SA home detention sentencing reviewed

The review is part of a broader review of the sentencing act and is expected to result in stricter guidelines.

SA home detention sentencing reviewed
South Australia’s court-ordered home detention sentencing is being reviewed as part of a broader probe into the Sentencing Act after uproar and two appeals of high-profile cases.
 
Attorney-General John Rau had said that SA is “reviewing how new laws are being applied where courts have the option of sentencing an offender to home detention,” according to ABC.
 
The government allocated $15 million for home detention and had described new laws which came into effect in September as a way to improve rehabilitation prospects of offenders.
 
Offenders sentenced to home detention have to wear electronic monitoring devices and can leave home for work or for an emergency.
 
However, the home sentencing laws have sparked public outcry because it’s characterised as unclear about what offences and type of offenders qualify under the law.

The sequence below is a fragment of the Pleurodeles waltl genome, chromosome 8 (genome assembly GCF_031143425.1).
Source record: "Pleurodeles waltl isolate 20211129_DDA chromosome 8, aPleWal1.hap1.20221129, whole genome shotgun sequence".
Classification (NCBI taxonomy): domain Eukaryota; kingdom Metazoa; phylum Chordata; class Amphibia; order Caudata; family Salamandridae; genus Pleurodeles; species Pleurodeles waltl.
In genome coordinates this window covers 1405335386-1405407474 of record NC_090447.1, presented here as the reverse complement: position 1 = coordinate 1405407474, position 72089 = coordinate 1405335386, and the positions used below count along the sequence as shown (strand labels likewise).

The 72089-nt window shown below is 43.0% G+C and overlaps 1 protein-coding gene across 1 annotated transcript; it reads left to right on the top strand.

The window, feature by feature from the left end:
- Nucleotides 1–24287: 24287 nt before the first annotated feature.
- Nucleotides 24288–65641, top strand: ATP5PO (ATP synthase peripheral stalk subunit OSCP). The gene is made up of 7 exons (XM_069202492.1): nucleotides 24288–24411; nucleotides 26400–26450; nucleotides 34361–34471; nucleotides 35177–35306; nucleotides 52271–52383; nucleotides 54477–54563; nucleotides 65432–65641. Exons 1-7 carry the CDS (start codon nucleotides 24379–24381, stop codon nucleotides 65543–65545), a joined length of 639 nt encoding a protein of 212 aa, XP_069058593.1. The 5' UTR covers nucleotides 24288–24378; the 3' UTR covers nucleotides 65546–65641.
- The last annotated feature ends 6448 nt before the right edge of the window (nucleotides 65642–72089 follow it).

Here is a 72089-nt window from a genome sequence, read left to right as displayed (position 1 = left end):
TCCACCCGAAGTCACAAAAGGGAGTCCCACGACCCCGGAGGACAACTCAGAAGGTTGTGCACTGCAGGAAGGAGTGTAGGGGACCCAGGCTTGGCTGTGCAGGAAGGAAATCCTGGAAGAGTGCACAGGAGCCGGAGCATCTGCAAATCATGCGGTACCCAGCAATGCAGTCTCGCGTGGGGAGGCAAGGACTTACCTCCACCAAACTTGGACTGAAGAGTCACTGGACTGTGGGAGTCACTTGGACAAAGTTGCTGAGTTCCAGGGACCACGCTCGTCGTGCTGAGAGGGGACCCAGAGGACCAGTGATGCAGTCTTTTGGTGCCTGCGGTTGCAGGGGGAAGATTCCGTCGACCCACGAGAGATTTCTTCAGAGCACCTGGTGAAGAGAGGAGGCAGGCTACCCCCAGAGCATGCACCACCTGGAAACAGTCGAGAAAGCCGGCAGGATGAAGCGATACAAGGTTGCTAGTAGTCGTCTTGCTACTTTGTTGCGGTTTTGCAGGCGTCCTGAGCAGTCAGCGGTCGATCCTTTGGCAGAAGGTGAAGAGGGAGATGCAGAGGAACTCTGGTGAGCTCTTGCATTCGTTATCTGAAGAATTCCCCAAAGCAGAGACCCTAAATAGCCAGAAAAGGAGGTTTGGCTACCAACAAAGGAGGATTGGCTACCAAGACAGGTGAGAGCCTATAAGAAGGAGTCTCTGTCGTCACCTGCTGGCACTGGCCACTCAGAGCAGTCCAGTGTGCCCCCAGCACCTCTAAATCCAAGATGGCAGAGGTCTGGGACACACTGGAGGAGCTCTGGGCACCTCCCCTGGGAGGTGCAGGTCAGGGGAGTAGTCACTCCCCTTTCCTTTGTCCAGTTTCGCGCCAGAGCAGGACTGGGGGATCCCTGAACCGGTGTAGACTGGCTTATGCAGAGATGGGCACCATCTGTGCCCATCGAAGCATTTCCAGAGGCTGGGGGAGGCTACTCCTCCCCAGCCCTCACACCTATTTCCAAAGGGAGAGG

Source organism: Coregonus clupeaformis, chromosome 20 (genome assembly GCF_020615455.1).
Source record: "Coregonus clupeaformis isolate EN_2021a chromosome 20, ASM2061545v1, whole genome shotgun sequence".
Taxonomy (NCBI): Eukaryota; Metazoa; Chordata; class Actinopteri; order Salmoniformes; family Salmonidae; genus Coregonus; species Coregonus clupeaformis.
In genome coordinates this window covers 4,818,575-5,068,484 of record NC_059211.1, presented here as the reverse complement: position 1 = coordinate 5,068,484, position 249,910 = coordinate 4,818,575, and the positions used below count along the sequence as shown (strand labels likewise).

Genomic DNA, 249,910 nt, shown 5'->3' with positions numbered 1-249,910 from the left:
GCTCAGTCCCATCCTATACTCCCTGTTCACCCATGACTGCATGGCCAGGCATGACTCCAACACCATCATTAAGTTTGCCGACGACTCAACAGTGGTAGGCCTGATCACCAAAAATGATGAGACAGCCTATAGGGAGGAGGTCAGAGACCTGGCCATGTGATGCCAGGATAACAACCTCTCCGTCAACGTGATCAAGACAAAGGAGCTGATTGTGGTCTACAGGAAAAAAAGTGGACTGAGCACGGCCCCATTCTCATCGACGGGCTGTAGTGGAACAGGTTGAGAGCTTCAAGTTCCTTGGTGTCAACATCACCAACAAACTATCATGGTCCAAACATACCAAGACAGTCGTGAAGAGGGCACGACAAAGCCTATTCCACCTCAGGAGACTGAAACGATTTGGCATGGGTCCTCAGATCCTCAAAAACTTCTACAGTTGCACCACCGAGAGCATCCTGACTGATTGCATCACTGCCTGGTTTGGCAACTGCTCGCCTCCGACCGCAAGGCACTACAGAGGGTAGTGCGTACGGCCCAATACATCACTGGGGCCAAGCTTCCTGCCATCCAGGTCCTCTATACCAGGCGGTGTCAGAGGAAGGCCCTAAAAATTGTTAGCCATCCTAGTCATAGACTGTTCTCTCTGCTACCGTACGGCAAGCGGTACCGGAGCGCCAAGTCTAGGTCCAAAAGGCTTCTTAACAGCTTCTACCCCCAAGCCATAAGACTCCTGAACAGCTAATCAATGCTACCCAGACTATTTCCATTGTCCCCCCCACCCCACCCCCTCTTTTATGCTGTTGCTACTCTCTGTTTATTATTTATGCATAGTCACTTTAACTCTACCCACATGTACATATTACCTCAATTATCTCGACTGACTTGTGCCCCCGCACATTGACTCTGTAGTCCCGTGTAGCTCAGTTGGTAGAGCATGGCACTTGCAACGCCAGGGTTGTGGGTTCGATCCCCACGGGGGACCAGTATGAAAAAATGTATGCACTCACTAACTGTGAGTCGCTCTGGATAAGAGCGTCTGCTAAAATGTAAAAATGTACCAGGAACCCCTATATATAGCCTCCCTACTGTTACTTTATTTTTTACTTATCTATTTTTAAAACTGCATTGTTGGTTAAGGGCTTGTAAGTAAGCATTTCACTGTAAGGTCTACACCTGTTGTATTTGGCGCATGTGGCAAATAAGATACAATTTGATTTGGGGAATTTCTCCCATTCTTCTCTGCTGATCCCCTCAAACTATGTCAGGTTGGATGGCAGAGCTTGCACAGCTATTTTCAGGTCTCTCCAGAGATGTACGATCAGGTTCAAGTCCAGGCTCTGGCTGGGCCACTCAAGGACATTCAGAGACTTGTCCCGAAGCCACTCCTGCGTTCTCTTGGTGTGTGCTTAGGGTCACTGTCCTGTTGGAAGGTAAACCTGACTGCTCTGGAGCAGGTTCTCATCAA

Attorney-General Rau said the government has been in discussion with other parties in the justice system about the laws. The intention of home sentencing remains the same, he said.
 
“The intention of the policy remains the same because home detention improves prospects of rehabilitation with suitable candidates remaining within a supportive community rather than being locked up with hardcore offenders,” Rau said in a statement.
 
"The Director of Public Prosecutions is appealing in two cases and the Court of Criminal Appeal may give more guidance on when a home detention sentence is appropriate,” he added.
 
In an interview with The Advertiser, Rau said that he is “virtually certain” the legal framework for home detention in the Sentencing Act will be modified.
 
He noted that the government “can probably give more guidance to the court about what circumstances the Parliament had in mind for this type of sentence.”
 
The Court of Criminal Appeal is yet to decide on the two appeals which may give clarity and guidance, Rau said.
 
“The reason the legislation left a fair bit to the discretion of the court was it is impossible for me to foresee every single other offence and circumstance,’’ he said.
 
“I am reviewing that because I think there are some here that do give rise to concern, including the ones the subject of appeal.’’

 
Related stories:
SA ups home detention sentencing
Major SA judicial reform to hasten case resolution
 

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